The report is also damning for Louise Arbour, recently appointed by Kofi Annan to head the UN Human Rights Commission. In her capacity as Chief Prosecutor of the Tribunal, Louise Arbour nixed the only UN sponsored investigation into the assassination of the Rwandan president. When investigator Michael Hourigan turned up evidence pointing to Kagame and the Rwandan Patriotic Front along with testimony from RPF members who had participated in the missile attack, Louise Arbour, though initially enthusiastic, suppressed his findings and ordered him to go no further.
It is damning for former UN mission commander general Romeo Dallaire: first he provides no explanation for the disappearance of the plane’s cockpit voice recorder (black box), which surfaced in 2003 at UN headquarters. Dallaire was in charge of the so-called Kigali weapons secure area from where the missile was shot. Secondly, his 600-page book does not even try to explain how the former Rwandan president was killed and who did it. Worse still, he continually refers to the assassination as an “accident”.
These reports are damning for Uganda and Ugandan President Yoweri Museveni. The missiles used to shoot down the plane were the property of the Ugandan Army. Uganda had bought them from the Soviet Union in 1987. Whereas the official story would have it that the tragedy in Rwanda was an internal crisis, the ownership of those missiles points directly to the fact that the so-called RPF rebels were high ranking members of the Ugandan army until the day they invaded Rwanda on October 1, 1990. Paul Kagame had been one of the Uganda’s chiefs of Military Intelligence and benefited from Ugandan until he took power in July 1994.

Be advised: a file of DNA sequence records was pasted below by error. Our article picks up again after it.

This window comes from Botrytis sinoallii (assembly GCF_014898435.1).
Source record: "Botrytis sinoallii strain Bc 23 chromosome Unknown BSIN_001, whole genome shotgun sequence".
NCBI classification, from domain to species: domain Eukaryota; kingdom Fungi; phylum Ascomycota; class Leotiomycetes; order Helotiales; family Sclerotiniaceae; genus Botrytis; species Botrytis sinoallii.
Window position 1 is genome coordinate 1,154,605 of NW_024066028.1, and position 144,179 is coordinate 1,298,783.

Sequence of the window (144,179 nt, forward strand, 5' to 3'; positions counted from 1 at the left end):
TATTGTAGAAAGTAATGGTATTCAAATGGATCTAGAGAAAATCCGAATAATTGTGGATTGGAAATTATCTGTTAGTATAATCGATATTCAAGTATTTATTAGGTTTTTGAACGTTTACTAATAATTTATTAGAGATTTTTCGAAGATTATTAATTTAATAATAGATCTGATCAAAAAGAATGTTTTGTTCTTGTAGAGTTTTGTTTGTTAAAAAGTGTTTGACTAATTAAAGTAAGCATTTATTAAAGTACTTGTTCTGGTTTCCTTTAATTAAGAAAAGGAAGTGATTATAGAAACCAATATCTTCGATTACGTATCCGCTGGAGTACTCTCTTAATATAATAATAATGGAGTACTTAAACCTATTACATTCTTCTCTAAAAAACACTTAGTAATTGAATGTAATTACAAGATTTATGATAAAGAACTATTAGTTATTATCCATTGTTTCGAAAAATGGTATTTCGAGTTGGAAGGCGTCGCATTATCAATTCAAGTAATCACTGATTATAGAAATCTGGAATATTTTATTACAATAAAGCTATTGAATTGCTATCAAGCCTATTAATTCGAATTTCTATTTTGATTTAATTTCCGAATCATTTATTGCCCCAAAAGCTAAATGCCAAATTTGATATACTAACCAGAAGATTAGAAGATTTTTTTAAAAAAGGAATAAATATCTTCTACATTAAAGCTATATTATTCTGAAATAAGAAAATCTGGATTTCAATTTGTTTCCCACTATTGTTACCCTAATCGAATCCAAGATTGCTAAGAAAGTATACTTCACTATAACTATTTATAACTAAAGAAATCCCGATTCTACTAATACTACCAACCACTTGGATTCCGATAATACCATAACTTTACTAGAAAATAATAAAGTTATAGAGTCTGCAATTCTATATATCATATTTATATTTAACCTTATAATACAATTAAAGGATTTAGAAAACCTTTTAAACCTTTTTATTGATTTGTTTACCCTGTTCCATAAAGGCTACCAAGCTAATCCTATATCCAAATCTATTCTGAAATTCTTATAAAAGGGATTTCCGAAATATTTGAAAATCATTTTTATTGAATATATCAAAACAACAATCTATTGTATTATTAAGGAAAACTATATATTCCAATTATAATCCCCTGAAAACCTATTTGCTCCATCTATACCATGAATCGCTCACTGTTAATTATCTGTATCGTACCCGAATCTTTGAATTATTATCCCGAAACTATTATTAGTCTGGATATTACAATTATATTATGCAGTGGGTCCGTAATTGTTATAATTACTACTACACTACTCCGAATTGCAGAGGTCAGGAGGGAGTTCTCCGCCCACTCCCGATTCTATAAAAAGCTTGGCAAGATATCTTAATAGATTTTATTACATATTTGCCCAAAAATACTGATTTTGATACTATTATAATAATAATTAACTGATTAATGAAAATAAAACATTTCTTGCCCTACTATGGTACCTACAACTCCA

These reports are also very damning for United States, and particularly the Clinton administration, which has supported Paul Kagame and the Rwandan Patriotic Front unfailingly since the early 1990s. How could a country supposedly so intent on fighting terrorism treat the assassination of two African heads of state so lightly that it never forced the UN get to the bottom of it? After all, the Washington has always gotten its way on Rwanda at the UN.
For instance, when it was time to act in 1994 and protect the Rwandan civilians like it is being done in Libya today, another unclassified State Department document dated April 15, 1994, state that for the United States the first priority of the UN Security Council was “to instruct the Secretary general to implement an orderly withdrawal of all/all UNAMIR forces from Rwanda.” That is exactly what the UN did, thus prompting former UN Secretary General Boutros-Ghali to declare that “the Rwandan Genocide was 100 percent an American responsibility”.
Hopefully, the 17th anniversary commemoration will be an opportunity to find out more about why so many people died in Rwanda and later in the Congo. Moral indignation is fine. But it cannot replace hard facts. These reports and many other findings have uncovered some important facts that have been carefully edited out of the official story about Rwanda.
Extracted from a new book, “A Deficit of Logic in the Great Lakes of Africa.”